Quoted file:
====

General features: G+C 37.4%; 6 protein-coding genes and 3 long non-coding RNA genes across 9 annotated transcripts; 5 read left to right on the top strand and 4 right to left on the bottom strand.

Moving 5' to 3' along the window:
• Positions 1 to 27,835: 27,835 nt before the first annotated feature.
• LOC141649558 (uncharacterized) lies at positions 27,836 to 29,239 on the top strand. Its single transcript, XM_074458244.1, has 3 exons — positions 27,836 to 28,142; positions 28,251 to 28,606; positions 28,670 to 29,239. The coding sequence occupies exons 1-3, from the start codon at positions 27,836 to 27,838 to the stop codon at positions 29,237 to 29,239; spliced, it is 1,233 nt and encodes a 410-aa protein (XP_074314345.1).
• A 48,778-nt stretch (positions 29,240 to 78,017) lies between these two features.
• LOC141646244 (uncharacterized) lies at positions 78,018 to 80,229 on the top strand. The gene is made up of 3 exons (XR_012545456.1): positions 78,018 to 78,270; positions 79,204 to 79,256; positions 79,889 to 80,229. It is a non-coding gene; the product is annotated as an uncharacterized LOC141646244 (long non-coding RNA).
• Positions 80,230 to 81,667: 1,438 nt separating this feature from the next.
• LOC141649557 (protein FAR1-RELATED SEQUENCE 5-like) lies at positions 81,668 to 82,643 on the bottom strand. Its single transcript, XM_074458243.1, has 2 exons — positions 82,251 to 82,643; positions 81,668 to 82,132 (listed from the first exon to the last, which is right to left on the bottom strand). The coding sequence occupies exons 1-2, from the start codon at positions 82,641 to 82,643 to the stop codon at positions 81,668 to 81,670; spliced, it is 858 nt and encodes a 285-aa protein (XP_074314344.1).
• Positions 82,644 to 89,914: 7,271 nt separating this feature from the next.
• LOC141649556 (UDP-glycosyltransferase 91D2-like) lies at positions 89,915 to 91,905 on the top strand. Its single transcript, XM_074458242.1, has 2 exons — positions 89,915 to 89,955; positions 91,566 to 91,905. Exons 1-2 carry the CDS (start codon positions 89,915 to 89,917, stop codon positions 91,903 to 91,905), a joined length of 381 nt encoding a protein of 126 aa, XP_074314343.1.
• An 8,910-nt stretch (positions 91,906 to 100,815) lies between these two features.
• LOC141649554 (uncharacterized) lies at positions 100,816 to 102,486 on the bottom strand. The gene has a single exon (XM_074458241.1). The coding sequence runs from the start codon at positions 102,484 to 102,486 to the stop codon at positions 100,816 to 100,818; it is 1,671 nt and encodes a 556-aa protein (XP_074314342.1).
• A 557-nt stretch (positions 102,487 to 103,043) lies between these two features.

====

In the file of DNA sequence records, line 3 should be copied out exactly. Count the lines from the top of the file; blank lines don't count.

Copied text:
• Positions 1 to 27,835: 27,835 nt before the first annotated feature.